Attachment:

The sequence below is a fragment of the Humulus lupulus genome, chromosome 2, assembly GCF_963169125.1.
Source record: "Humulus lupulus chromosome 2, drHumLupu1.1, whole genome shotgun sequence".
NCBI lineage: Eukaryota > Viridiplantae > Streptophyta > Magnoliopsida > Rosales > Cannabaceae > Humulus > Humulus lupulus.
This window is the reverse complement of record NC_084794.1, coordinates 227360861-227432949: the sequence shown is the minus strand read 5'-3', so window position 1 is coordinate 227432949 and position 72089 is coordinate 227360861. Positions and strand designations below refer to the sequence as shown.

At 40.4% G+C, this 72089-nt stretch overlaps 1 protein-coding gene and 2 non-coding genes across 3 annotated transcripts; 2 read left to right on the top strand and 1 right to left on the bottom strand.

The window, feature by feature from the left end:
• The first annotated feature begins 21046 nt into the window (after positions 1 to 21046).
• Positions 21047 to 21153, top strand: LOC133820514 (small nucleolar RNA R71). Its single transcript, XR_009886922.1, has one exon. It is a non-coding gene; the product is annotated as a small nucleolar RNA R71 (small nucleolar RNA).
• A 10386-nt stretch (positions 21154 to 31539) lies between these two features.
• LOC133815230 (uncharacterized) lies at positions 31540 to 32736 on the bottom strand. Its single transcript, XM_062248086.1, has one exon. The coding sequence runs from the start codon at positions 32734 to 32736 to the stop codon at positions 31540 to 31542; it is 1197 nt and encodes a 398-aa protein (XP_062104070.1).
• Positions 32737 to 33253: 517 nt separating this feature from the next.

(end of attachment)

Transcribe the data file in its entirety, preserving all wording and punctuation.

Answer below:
The sequence below is a fragment of the Humulus lupulus genome, chromosome 2, assembly GCF_963169125.1.
Source record: "Humulus lupulus chromosome 2, drHumLupu1.1, whole genome shotgun sequence".
NCBI lineage: Eukaryota > Viridiplantae > Streptophyta > Magnoliopsida > Rosales > Cannabaceae > Humulus > Humulus lupulus.
This window is the reverse complement of record NC_084794.1, coordinates 227360861-227432949: the sequence shown is the minus strand read 5'-3', so window position 1 is coordinate 227432949 and position 72089 is coordinate 227360861. Positions and strand designations below refer to the sequence as shown.

At 40.4% G+C, this 72089-nt stretch overlaps 1 protein-coding gene and 2 non-coding genes across 3 annotated transcripts; 2 read left to right on the top strand and 1 right to left on the bottom strand.

The window, feature by feature from the left end:
• The first annotated feature begins 21046 nt into the window (after positions 1 to 21046).
• Positions 21047 to 21153, top strand: LOC133820514 (small nucleolar RNA R71). Its single transcript, XR_009886922.1, has one exon. It is a non-coding gene; the product is annotated as a small nucleolar RNA R71 (small nucleolar RNA).
• A 10386-nt stretch (positions 21154 to 31539) lies between these two features.
• LOC133815230 (uncharacterized) lies at positions 31540 to 32736 on the bottom strand. Its single transcript, XM_062248086.1, has one exon. The coding sequence runs from the start codon at positions 32734 to 32736 to the stop codon at positions 31540 to 31542; it is 1197 nt and encodes a 398-aa protein (XP_062104070.1).
• Positions 32737 to 33253: 517 nt separating this feature from the next.